My husband turned to me. “How does he know that word?”
“He must have heard us say it.” I shrugged, amazed that our toddler had soaked up vocabulary we’d never intentionally taught him.
In Deuteronomy 6, God encouraged His people to be intentional about teaching younger generations to know and obey the Scriptures. As the Israelites increased their knowledge of God, they and their children would be more likely to grow in reverence of Him and to enjoy the rewards that come through knowing Him intimately, loving Him completely, and following Him obediently (vv. 2–5).
By intentionally saturating our hearts and our minds with Scripture (v. 6), we will be better prepared to share God’s love and truth with children during our everyday activities (v. 7). Leading by example, we can equip and encourage young people to recognize and respect the authority and relevance of God’s unchanging truth (vv. 8–9).
As God’s words flow naturally from our hearts and out of our mouths, we can leave a strong legacy of faith to be passed down from generation to generation (4:9).
A few months ago I received an email inviting me to join a community of “driven people.’ I decided to look up the word driven, and I learned that a driven person is someone highly motivated to succeed and who will work hard to achieve his goals.
Is it good to be a driven person? There is a test that never fails: “Do it all for the glory of God” (1 Cor. 10:31). Many times we do things for self-glory. After the flood in Noah’s day, a group of people decided to build a tower in order to “make a name” for themselves (Gen. 11:4). They wanted to be famous and avoid being scattered all over the world. Because they were not doing it for God's glory, though, they were erroneously driven.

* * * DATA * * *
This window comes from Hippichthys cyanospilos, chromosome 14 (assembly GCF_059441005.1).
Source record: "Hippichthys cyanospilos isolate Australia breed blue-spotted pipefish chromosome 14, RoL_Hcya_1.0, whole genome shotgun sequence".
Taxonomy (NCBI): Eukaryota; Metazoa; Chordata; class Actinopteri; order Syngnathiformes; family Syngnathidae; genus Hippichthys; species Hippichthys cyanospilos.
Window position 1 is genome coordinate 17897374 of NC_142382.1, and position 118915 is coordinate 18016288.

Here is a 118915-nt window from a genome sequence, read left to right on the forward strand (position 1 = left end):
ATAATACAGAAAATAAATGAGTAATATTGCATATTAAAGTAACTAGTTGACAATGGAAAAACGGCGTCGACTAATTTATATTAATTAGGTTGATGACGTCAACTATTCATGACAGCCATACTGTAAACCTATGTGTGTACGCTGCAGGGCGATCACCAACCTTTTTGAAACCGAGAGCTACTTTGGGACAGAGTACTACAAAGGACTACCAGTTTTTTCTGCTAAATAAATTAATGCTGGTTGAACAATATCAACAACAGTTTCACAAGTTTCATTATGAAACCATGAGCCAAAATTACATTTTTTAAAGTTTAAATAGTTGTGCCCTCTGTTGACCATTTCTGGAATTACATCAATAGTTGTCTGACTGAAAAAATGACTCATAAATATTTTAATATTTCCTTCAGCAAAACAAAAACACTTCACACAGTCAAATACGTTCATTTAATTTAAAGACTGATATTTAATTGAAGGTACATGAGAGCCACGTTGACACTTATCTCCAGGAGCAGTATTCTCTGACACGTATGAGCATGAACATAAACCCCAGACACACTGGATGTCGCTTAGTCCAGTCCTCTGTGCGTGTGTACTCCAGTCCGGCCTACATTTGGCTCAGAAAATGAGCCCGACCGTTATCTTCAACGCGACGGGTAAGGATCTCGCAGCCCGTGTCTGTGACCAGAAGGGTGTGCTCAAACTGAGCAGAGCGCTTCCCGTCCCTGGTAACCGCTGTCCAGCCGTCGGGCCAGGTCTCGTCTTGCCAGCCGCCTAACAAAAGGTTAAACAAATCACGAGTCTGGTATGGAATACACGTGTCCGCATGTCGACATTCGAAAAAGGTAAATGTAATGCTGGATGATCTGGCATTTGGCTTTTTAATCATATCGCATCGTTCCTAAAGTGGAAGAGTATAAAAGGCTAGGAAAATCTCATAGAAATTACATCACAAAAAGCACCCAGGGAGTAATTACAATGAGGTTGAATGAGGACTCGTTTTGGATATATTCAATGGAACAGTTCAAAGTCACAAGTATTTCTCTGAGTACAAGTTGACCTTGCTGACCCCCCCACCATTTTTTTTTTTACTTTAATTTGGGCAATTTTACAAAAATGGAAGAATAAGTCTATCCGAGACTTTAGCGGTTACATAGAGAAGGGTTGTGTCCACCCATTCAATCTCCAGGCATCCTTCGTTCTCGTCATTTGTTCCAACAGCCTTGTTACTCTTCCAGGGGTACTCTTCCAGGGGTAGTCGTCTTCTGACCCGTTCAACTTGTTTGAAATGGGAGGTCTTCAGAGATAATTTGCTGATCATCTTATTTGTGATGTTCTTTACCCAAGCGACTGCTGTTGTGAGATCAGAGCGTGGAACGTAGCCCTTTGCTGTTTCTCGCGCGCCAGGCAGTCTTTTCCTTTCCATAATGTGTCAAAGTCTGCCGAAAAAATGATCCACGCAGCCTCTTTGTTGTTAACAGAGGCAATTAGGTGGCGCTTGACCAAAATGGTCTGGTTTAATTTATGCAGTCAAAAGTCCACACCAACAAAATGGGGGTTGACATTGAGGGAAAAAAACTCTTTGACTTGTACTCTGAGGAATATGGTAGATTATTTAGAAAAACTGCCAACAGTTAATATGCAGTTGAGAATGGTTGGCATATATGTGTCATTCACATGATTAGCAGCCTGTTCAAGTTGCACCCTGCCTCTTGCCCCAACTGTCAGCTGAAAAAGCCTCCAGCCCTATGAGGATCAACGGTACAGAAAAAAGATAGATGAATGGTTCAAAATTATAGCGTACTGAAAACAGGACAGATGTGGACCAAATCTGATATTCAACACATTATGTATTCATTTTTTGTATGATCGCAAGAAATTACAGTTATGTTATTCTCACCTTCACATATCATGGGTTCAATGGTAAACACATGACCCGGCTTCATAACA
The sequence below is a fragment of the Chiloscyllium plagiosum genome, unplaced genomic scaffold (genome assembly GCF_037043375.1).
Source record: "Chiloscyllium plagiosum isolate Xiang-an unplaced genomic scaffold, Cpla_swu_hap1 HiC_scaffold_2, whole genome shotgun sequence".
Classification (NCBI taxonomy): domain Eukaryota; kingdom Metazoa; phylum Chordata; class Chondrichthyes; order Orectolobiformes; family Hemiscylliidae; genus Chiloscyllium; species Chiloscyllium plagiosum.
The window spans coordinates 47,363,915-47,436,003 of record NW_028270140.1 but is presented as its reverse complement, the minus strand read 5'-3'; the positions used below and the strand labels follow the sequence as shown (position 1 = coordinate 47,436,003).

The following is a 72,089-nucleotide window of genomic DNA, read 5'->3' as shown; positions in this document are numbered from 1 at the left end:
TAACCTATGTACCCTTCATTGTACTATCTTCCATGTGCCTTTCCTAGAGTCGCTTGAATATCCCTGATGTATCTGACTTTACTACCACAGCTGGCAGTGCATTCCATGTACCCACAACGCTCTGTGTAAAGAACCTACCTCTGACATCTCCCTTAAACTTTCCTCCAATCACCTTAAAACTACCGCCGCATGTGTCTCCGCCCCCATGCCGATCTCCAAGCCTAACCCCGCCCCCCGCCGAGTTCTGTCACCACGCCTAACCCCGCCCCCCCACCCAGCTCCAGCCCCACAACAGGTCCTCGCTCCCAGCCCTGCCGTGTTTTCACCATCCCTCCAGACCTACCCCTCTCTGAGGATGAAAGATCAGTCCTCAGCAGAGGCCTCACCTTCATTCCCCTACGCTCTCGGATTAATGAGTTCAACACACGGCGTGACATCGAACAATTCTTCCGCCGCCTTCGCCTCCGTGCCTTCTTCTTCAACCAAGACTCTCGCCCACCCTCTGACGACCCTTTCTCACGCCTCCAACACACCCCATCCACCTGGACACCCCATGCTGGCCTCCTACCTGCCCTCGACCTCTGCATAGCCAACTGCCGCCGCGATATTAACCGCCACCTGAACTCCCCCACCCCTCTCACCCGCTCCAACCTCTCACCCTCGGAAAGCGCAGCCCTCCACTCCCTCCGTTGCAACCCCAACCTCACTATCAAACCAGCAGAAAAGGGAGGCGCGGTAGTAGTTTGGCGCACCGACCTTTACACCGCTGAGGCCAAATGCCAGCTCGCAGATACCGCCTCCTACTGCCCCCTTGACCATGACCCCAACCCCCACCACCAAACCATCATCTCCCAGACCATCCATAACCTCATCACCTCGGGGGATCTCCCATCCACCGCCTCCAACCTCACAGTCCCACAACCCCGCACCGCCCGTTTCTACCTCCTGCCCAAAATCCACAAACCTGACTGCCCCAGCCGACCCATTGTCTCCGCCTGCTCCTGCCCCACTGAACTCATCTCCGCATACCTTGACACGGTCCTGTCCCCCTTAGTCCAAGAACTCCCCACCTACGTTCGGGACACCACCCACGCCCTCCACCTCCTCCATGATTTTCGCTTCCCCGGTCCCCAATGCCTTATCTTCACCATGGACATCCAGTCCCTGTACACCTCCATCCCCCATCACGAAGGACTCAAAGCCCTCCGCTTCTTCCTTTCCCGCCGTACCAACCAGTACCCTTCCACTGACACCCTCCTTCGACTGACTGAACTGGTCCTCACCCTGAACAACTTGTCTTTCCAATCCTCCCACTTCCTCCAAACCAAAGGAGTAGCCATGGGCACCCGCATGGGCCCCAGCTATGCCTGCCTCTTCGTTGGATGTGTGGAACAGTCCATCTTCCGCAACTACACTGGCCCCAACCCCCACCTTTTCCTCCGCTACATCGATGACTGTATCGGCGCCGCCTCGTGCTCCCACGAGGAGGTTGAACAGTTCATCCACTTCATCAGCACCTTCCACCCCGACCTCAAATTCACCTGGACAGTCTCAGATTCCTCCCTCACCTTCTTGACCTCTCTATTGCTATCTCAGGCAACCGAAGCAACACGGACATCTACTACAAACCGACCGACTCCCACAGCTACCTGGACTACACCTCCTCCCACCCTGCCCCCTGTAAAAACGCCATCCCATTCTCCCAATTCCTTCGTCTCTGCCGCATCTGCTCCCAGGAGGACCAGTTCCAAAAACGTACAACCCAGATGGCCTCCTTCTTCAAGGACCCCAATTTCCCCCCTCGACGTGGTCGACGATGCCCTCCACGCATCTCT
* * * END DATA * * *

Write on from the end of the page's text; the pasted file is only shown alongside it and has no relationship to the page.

In contrast, when King Solomon dedicated the ark of the covenant and the newly constructed temple, he said, “I have built the temple for the Name of the
When our greatest desire is to bring glory to God and walk in obedience, we become driven people who seek to love and serve Jesus in the power of the Spirit. Let our prayer echo Solomon’s. May our “hearts be fully committed to the
A large, illuminated cross stands erect on Table Rock, a rocky plateau overlooking my hometown. Several homes were built on neighboring land, but recently the owners have been forced to move out due to safety concerns. The homes have been shifting atop their foundations—nearly three inches every day—causing risk of major water pipes breaking, which would accelerate the sliding. Despite their close proximity to the firm bedrock of Table Rock, these homes aren’t secure.
Jesus compares those who hear and obey His words to those who build their homes on rock (Luke 6:47–48). These homes survive the storms. By contrast, He says homes built without a firm foundation—like people who don’t heed His instruction—cannot weather the torrents.